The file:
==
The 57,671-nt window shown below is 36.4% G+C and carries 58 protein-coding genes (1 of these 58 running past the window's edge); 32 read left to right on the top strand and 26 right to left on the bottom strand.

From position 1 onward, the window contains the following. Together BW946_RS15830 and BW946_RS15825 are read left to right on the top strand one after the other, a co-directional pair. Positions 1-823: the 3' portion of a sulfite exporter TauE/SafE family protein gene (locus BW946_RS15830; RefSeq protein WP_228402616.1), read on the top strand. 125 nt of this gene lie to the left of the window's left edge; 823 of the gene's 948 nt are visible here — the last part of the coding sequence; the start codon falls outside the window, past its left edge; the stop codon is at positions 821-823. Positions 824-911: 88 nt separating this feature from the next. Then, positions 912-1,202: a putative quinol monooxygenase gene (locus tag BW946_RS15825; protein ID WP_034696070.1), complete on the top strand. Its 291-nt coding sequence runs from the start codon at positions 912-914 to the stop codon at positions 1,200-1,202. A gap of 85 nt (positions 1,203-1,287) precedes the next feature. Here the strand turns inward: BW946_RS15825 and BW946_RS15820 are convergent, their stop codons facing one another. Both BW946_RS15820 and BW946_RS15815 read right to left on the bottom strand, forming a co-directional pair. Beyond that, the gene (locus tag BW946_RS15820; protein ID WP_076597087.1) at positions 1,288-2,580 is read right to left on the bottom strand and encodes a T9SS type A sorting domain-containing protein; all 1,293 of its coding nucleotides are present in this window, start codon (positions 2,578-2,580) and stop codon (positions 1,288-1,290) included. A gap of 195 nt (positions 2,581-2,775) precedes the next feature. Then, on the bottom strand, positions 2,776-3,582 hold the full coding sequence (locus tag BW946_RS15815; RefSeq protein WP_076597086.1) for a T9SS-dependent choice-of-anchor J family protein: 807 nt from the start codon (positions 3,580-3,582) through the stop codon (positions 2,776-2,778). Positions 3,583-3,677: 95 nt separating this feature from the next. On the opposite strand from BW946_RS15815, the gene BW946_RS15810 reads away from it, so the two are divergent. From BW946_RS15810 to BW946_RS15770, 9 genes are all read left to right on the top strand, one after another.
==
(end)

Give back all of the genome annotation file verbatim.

The 57,671-nt window shown below is 36.4% G+C and carries 58 protein-coding genes (1 of these 58 running past the window's edge); 32 read left to right on the top strand and 26 right to left on the bottom strand.

From position 1 onward, the window contains the following. Together BW946_RS15830 and BW946_RS15825 are read left to right on the top strand one after the other, a co-directional pair. Positions 1-823: the 3' portion of a sulfite exporter TauE/SafE family protein gene (locus BW946_RS15830; RefSeq protein WP_228402616.1), read on the top strand. 125 nt of this gene lie to the left of the window's left edge; 823 of the gene's 948 nt are visible here — the last part of the coding sequence; the start codon falls outside the window, past its left edge; the stop codon is at positions 821-823. Positions 824-911: 88 nt separating this feature from the next. Then, positions 912-1,202: a putative quinol monooxygenase gene (locus tag BW946_RS15825; protein ID WP_034696070.1), complete on the top strand. Its 291-nt coding sequence runs from the start codon at positions 912-914 to the stop codon at positions 1,200-1,202. A gap of 85 nt (positions 1,203-1,287) precedes the next feature. Here the strand turns inward: BW946_RS15825 and BW946_RS15820 are convergent, their stop codons facing one another. Both BW946_RS15820 and BW946_RS15815 read right to left on the bottom strand, forming a co-directional pair. Beyond that, the gene (locus tag BW946_RS15820; protein ID WP_076597087.1) at positions 1,288-2,580 is read right to left on the bottom strand and encodes a T9SS type A sorting domain-containing protein; all 1,293 of its coding nucleotides are present in this window, start codon (positions 2,578-2,580) and stop codon (positions 1,288-1,290) included. A gap of 195 nt (positions 2,581-2,775) precedes the next feature. Then, on the bottom strand, positions 2,776-3,582 hold the full coding sequence (locus tag BW946_RS15815; RefSeq protein WP_076597086.1) for a T9SS-dependent choice-of-anchor J family protein: 807 nt from the start codon (positions 3,580-3,582) through the stop codon (positions 2,776-2,778). Positions 3,583-3,677: 95 nt separating this feature from the next. On the opposite strand from BW946_RS15815, the gene BW946_RS15810 reads away from it, so the two are divergent. From BW946_RS15810 to BW946_RS15770, 9 genes are all read left to right on the top strand, one after another.